Recently, the FDA released for public comment a draft environmental assessment (EA) submitted by Oxitec, Ltd. (Oxitec). The EA assesses the potential environmental impacts of a proposed field trial of the company’s genetically engineered (GE) Ae. aegypti mosquitoes. The FDA also released for public comment a preliminary Finding of No Significant Impact (FONSI) agreeing with the conclusion in Oxitec’s draft EA that the proposed field trial of the company’s GE mosquitoes would not result in significant impacts on the environment.

The goal of the proposed field trial is to determine whether released Oxitec GE mosquitoes will mate with local wild-type Ae. aegypti and suppress their population at the release site. The FDA is reviewing the thousands of comments received during the public comment period before determining whether to finalize the EA and FONSI or prepare an environmental impact statement (EIS). Oxitec will not proceed with the field trial of the GE mosquitoes until FDA issues its final EA and FONSI or EIS. Oxitec’s GE mosquitoes are one possible approach that could be incorporated into an integrated vector control program to help mitigate the threat of vector-borne epidemics; however, it is too early to say with any certainty whether such an approach would be successful.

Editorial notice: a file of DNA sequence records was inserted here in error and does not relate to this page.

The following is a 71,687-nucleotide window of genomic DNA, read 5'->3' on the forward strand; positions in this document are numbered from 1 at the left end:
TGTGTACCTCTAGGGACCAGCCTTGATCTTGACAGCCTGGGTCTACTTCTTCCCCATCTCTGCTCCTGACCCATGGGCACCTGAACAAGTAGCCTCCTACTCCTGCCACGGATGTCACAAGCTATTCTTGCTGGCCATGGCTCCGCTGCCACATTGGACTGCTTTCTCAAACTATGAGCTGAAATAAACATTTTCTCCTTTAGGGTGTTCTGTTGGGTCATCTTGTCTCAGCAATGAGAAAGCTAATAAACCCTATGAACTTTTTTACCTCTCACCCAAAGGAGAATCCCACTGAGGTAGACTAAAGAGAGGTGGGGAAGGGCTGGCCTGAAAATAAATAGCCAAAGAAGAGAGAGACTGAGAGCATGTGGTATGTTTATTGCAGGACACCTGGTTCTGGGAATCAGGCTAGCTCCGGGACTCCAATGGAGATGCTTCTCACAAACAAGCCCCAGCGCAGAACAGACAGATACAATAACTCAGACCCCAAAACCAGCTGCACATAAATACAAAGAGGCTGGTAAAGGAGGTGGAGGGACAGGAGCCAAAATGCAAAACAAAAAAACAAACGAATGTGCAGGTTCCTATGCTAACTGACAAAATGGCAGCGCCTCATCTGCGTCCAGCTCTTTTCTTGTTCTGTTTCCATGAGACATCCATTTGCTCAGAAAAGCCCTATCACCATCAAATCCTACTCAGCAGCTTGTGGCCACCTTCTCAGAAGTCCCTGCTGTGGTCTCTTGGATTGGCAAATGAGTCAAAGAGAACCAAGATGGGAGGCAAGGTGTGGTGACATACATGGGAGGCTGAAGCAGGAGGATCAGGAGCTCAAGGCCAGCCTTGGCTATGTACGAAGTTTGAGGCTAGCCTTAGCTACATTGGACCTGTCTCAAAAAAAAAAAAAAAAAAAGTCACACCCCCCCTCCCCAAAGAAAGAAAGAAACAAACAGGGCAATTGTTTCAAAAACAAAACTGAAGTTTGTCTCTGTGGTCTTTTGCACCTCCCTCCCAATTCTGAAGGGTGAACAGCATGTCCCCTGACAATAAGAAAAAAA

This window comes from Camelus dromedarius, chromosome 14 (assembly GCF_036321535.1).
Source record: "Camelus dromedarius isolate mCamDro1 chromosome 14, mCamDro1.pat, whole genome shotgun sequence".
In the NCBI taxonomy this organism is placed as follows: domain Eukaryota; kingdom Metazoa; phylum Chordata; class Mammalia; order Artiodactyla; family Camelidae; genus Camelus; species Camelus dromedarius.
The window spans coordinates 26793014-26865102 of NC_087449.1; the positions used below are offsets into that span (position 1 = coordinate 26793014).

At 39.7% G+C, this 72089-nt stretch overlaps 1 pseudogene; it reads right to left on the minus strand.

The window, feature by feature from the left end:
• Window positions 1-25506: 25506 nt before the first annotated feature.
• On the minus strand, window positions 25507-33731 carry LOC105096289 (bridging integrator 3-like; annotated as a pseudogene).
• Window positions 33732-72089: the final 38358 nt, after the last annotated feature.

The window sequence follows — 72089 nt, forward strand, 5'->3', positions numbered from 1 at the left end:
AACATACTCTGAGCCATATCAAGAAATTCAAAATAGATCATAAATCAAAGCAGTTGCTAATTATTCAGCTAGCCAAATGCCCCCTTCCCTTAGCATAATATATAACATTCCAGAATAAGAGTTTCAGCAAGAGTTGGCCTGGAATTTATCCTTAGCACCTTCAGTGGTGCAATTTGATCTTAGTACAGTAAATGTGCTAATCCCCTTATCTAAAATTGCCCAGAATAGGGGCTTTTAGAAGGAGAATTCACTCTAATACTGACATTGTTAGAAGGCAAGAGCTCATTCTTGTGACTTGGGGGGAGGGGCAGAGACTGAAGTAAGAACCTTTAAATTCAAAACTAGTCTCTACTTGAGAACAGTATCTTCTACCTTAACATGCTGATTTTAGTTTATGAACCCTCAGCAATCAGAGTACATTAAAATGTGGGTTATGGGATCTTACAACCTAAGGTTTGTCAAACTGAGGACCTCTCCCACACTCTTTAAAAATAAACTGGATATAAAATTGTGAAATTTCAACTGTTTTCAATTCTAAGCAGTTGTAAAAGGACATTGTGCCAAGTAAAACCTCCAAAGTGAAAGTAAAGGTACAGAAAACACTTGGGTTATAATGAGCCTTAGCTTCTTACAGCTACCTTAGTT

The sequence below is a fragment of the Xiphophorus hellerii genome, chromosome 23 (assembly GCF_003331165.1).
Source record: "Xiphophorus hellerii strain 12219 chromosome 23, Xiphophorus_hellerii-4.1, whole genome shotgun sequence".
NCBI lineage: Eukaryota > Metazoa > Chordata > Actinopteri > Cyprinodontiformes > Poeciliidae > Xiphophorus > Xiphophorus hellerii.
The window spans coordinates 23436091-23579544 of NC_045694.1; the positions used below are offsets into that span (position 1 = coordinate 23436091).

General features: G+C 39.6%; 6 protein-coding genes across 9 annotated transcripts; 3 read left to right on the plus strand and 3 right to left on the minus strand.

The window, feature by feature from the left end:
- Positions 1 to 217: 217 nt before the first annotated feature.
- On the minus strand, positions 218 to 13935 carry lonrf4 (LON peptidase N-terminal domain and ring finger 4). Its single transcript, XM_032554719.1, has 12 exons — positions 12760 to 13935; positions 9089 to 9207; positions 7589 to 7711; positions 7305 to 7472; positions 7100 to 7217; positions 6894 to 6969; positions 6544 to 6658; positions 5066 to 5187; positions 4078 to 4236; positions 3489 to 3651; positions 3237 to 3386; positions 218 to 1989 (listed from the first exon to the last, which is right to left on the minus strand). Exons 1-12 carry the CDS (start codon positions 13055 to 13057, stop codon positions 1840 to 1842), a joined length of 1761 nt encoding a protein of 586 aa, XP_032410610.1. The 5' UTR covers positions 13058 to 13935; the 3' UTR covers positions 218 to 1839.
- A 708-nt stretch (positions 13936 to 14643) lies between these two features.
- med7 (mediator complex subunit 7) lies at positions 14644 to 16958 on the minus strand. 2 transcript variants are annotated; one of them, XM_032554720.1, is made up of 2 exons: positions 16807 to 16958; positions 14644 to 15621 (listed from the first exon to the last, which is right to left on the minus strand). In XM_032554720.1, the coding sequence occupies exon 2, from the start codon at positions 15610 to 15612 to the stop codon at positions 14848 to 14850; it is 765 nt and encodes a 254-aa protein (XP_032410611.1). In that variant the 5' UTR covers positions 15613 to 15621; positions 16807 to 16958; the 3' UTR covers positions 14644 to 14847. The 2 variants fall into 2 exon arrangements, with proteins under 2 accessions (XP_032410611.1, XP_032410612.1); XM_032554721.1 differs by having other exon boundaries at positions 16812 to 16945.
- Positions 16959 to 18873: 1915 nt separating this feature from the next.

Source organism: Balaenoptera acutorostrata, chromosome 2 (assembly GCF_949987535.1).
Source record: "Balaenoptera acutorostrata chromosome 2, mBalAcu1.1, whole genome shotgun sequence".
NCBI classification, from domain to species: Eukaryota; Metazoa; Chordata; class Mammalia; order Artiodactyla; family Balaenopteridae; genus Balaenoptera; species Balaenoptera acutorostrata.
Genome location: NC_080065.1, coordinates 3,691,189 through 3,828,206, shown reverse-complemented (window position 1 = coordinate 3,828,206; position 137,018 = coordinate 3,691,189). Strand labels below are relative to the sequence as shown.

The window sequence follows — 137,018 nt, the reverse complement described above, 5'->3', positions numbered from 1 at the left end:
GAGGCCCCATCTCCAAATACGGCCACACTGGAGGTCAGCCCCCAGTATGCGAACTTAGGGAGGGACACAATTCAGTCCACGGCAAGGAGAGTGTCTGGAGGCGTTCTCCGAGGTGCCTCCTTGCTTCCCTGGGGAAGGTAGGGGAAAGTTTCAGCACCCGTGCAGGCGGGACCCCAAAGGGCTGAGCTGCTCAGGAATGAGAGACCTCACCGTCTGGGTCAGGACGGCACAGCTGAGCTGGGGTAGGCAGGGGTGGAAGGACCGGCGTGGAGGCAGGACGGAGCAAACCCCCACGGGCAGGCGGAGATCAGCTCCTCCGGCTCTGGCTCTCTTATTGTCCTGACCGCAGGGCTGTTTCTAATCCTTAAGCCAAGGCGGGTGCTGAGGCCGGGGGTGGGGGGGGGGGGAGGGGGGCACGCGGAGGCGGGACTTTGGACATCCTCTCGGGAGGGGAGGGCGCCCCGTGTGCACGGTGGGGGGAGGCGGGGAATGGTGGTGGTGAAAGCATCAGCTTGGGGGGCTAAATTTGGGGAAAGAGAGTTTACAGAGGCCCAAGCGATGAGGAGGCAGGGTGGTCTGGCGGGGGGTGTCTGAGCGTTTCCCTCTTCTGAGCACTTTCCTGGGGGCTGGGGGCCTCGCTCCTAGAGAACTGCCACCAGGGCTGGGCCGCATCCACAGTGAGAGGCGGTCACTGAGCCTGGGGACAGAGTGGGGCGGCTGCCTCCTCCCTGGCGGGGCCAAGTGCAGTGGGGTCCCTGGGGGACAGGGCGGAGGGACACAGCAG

Facilitating Medical Product Development

There are currently no vaccines or treatments for Zika virus that have been shown to be safe and effective. Facilitating the development and availability of vaccines is one of the highest priorities for the FDA and the international community. The FDA continues to actively engage with commercial and government developers, including the NIAID and BARDA, to advance the development of investigational vaccines for Zika virus as soon as possible. We are also working with ANVISA to assist in their efforts to expedite the development of vaccines for Zika virus. As was recently reported, a commercial company announced plans to begin evaluating the first investigational Zika virus vaccine in a Phase I clinical study.